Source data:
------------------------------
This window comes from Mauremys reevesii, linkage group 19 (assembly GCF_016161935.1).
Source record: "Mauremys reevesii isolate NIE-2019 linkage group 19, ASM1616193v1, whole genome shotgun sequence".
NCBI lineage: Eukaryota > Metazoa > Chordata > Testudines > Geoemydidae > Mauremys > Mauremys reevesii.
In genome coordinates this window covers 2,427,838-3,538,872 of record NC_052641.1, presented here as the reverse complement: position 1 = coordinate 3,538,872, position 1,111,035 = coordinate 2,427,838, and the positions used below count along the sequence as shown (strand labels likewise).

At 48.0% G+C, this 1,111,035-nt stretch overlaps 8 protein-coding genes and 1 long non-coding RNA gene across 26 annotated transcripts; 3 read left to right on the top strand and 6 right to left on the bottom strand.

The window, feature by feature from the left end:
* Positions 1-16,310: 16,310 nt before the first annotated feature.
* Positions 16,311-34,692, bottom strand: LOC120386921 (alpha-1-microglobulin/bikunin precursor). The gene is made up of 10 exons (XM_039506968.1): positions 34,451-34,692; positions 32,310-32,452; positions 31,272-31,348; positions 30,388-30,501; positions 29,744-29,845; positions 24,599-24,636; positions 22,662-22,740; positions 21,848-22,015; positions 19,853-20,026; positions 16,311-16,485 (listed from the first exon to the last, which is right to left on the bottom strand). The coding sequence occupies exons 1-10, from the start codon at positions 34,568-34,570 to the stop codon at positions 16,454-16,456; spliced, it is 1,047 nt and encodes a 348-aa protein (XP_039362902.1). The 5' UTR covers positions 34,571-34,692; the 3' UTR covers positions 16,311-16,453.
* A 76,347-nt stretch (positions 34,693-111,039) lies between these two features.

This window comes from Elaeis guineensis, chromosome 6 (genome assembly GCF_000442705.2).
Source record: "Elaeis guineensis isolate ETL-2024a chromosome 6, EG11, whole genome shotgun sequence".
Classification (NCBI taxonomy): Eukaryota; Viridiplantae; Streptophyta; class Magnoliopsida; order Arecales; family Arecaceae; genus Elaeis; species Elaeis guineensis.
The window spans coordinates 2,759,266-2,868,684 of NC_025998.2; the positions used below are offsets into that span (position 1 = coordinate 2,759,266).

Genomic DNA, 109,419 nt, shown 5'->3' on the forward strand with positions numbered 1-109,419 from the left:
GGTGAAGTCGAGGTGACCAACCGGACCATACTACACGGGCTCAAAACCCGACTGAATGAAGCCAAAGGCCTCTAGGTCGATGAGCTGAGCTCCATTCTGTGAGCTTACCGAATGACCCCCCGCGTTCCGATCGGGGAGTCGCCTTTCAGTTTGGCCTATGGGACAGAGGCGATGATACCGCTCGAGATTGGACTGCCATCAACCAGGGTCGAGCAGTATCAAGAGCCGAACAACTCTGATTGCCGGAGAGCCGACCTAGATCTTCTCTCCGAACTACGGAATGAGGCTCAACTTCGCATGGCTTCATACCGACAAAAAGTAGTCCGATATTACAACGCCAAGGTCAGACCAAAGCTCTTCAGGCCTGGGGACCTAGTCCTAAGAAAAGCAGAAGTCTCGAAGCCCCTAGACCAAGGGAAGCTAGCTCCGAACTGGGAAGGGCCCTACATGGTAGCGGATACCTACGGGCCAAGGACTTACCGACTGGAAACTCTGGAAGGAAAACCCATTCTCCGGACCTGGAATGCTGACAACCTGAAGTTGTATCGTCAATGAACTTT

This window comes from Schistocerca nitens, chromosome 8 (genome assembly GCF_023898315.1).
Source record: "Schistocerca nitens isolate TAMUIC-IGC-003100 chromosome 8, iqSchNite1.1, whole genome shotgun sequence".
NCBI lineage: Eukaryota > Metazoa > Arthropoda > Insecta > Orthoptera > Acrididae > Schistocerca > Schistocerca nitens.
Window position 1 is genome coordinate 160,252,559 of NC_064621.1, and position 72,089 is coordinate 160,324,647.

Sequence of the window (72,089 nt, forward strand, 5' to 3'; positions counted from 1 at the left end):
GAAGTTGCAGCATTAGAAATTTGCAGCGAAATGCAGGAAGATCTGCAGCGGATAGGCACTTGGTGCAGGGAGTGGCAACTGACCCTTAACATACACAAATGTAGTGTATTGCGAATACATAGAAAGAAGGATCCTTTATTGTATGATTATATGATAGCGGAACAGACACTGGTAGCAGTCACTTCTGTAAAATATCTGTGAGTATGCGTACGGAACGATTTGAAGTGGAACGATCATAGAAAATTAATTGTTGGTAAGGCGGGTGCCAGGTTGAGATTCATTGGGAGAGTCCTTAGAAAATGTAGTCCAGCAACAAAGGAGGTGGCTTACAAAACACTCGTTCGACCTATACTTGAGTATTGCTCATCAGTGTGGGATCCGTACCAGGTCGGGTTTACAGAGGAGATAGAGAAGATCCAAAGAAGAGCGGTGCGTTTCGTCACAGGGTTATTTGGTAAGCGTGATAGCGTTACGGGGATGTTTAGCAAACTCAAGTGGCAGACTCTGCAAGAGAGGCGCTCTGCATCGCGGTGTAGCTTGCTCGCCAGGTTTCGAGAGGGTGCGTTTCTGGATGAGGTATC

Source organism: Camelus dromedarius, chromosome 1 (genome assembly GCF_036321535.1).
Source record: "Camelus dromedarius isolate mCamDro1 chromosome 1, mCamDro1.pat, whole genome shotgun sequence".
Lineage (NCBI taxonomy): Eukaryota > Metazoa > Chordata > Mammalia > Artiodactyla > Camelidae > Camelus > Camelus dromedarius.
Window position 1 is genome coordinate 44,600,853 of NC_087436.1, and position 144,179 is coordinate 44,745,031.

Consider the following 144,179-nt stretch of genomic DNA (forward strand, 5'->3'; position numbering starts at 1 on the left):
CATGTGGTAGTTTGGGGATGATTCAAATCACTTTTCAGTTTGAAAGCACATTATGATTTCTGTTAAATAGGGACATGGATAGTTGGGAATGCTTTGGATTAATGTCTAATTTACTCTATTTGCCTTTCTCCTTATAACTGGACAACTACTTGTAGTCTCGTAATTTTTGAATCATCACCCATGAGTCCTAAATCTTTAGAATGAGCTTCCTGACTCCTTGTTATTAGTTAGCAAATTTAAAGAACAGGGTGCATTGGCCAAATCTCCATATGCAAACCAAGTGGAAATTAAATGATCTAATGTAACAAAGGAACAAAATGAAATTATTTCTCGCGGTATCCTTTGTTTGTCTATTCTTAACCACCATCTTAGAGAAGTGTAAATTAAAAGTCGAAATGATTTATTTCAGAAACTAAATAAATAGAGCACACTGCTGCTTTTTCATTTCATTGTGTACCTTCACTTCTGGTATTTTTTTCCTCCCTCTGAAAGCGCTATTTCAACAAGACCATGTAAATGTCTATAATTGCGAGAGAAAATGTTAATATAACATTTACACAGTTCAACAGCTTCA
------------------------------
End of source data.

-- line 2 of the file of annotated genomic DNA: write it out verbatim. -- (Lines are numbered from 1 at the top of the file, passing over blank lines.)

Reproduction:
Source record: "Mauremys reevesii isolate NIE-2019 linkage group 19, ASM1616193v1, whole genome shotgun sequence".